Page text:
I’ve noticed that even reading good fiction subconsciously affects my writing style and improves my vocabulary. Unfortunately I may use words that I’ve read but not heard, and sometimes pronounce new terms in a way which causes my overly intelligent and wonderfully snarky son to collapse in laughter.
Below are some recent lists of books from which to choose.
- NYT: The Year in Reading (dozens of famous people suggest books)
- Christianity Today’s Best Books of 2017 (more interesting and wide-ranging list than you might expect).
And here are a few of my recommendations (reflects my own reads and does not reflect every worthy genre).
- Dreamland, The True Tale of America’s Opiate Epidemic Sam Quiones (My “must read” for 2015 - a necessary read to understand the epidemic of Opiate abuse) (See also NYT article).
- Hillbilly Elegy. A Memoir of a Family and Culture in Crisis. D. Vance (My 2016 Must Read - lessons abound in this conversationally written book about the rural working people, especially the Scotch Irish predominating Appalachia and whose heritage I share).
- "You will not read a more important book about America this year."—The Economist
- "A riveting book."—The Wall Street Journal
- "Essential reading."—David Brooks, New York Times
- The Quartet: Orchestrating the Second American Revolution, 1783-17895 8 , Joseph J. Ellis (Pulitzer Prize winner Ellis throws down another immensely readable book; this time on the personalities leading to our US Constitution).
- by Joseph J. EllisJoseph J. EllisThe Great Upheaval: America and the Birth of the Modern World: 1788 – 1800 (This book and The Quartet, along Founding Brothers are essential and enjoyable reading to understand our Constitution and the improbability of the US having come to be.)
- Cixin Liu’s Three Body Problem trilogy (Bestselling SF from China, which is both a complex but readable story and a fascinating look within China.)
- Hero of the Empire, Candice Millard (young Churchill – need I say more?).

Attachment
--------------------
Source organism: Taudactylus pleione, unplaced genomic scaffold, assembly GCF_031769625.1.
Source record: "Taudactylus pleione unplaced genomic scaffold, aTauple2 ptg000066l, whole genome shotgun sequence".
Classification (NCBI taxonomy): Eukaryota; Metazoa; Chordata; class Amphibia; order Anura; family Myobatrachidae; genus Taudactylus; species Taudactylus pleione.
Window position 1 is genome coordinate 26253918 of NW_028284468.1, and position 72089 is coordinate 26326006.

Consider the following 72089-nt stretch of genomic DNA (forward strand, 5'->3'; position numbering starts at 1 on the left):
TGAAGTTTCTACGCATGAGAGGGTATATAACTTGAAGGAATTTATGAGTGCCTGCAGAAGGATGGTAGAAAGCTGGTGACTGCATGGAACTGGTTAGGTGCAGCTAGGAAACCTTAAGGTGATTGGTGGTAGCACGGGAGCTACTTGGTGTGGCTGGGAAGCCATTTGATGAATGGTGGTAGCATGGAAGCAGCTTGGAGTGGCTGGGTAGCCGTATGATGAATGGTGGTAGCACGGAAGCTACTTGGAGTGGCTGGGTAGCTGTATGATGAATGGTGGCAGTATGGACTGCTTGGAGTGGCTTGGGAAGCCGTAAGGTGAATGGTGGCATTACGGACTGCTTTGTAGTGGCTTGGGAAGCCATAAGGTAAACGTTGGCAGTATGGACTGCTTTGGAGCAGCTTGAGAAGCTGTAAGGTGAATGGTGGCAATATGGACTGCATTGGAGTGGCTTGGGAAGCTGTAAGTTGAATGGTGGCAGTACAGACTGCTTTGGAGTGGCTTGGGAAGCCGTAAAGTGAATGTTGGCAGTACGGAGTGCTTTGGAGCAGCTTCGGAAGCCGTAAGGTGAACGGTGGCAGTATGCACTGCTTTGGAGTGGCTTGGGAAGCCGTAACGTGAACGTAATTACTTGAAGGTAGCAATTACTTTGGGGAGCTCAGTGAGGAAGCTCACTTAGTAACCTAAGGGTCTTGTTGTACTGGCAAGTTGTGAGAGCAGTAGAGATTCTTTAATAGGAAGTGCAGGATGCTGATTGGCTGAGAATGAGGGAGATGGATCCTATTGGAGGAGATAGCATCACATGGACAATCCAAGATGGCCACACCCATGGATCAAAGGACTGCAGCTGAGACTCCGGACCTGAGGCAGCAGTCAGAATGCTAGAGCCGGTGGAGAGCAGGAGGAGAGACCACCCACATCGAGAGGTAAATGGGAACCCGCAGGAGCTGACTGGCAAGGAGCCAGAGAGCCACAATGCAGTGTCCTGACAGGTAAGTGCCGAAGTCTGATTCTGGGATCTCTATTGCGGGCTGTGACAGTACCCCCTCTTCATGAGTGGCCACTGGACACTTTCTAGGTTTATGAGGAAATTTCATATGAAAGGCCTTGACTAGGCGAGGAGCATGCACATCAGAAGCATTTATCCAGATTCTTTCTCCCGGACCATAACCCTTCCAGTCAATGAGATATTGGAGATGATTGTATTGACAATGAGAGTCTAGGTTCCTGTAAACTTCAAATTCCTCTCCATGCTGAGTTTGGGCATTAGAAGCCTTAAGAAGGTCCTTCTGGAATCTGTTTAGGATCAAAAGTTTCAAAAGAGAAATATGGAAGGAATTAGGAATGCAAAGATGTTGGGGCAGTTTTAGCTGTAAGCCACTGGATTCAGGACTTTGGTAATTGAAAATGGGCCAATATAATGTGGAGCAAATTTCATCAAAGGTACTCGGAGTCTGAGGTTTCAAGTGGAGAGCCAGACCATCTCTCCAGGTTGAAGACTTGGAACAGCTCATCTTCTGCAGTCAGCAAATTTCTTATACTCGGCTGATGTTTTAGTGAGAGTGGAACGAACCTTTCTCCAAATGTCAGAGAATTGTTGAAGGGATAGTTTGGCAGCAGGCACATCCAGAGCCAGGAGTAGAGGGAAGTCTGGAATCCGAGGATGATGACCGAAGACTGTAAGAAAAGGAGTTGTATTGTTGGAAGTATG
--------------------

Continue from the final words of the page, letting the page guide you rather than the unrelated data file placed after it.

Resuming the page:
- James S. A. Corey’s The Expanse series (Believable SF recommended by George R. R. Martin);
- A Rising Man, Aber Mukherjee (First effort by promising author – murder mystery set in post WW I India – unusually good job of painting an era).
- Slavery by Another Name: The Re-Enslavement of Black Americans from the Civil War to World War II, Douglas A. Blackmon (another 2016 Must Read to better understand US race relations. Painful for me to read.).
- Ian Tregillis’ The Alchemy Wars series (Delightful reads. SF meets Steam Punk meets fantasy).
- Elon Musk: Tesla, SpaceX, and the Quest for a Fantastic Future, Ashlee Vance (My favorite Bio for 2015-2016).
- Medicus: A Novel of the Roman Empire, Ruth Downie (fascinating setting.).
- The Company: A Novel of the CIA. Robert Littell (riveting novel which gives a sense of the CIA up to 911. Difficult to find but worth the hunt.)
- Anything by John Scalzi (snarky science fiction and alternative military history/SF).
- Andersonville, MacKinlay Cantor (painful fictional history of the mind-numbingly inhumane Civil War prison.)
- The War of the Roses: The Fall of the Plantagenet’s and the Rise of Tudors (Narrative non-fiction which reads like a real life Game of Thrones. It truly stunk to be royal.)
- City of Thieves, David Benioff (Classic coming of age story meets grueling Leningrad war tale meets Catch 22 )
- King Leopold’s Ghost: A Tale of Greed, Terror and Heroism in Colonial Africa, Adam Hochschild. (Chilling. Explains the problems facing Central Africa. Warning: you may feel grumpy toward Belgians after reading this book.).
- The Relic Master, Christopher Buckley (Some of Buckley’s work veers out of control but this quirky post Medieval tale will convulse you in laughter while you learn a bit of history.)
- The Cuckoo’s Calling, Robert Galbraith (J.K. Rolling) (The first two books of this gritty series by the Harry Potter author are superb detective novels).
- A Kim Jong-Il Production: The Extraordinary True Story of a Kidnapped Filmmaker, His Star Actress, and a Young Dictator's Rise to Power, Paul Fischer.
- Red Rising trilogy, Pierce Brown (Hunger Games for adults.)